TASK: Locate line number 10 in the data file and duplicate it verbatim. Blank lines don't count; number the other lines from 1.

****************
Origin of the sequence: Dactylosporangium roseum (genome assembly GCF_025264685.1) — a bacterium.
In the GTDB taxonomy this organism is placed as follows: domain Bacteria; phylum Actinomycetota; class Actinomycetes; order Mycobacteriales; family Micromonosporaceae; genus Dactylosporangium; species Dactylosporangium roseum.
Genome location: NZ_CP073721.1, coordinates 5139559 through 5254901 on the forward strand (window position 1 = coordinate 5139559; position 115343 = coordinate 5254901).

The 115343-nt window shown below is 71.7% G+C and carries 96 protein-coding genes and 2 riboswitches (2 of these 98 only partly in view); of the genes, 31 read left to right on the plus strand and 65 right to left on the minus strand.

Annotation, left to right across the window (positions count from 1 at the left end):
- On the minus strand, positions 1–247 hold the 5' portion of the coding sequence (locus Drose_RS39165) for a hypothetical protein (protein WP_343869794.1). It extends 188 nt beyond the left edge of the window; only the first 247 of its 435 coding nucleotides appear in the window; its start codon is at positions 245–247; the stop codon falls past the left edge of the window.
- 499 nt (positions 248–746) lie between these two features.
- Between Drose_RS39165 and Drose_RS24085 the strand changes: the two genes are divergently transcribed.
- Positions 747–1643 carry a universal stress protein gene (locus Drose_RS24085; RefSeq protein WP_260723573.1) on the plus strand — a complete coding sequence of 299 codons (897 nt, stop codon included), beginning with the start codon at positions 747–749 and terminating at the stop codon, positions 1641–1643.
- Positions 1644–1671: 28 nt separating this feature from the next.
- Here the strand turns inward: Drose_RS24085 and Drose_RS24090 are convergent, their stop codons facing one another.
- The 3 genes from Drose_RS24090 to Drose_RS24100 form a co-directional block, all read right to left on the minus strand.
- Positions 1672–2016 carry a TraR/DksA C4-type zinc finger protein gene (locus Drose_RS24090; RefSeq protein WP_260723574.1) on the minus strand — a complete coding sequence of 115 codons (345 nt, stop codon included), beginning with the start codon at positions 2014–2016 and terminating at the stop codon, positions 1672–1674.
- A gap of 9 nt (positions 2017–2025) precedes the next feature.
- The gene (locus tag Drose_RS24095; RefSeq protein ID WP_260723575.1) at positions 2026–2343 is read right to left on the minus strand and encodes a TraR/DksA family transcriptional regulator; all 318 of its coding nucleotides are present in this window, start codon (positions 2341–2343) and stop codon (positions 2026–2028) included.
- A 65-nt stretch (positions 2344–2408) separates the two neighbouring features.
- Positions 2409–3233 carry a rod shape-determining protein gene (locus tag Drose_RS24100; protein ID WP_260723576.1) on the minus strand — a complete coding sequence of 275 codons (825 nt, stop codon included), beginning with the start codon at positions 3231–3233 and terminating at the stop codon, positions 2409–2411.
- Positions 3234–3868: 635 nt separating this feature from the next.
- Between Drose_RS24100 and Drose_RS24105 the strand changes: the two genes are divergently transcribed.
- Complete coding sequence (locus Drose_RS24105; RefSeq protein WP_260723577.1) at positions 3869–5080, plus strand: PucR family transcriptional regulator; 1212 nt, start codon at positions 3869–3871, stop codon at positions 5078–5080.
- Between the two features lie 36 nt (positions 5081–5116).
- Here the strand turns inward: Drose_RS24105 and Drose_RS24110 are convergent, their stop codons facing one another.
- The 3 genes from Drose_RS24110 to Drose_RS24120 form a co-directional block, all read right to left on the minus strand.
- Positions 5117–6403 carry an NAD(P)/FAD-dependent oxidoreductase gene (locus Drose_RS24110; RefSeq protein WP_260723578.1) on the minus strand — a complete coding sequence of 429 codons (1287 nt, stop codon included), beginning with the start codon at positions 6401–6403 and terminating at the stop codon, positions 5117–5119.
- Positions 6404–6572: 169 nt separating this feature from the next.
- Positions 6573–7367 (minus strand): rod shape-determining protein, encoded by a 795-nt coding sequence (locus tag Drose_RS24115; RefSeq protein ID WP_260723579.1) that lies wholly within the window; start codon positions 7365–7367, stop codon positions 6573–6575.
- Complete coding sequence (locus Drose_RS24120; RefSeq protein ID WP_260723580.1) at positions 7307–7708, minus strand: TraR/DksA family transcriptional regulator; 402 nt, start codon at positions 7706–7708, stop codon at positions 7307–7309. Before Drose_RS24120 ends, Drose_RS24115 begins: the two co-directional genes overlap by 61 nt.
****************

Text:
- Positions 1644–1671: 28 nt separating this feature from the next.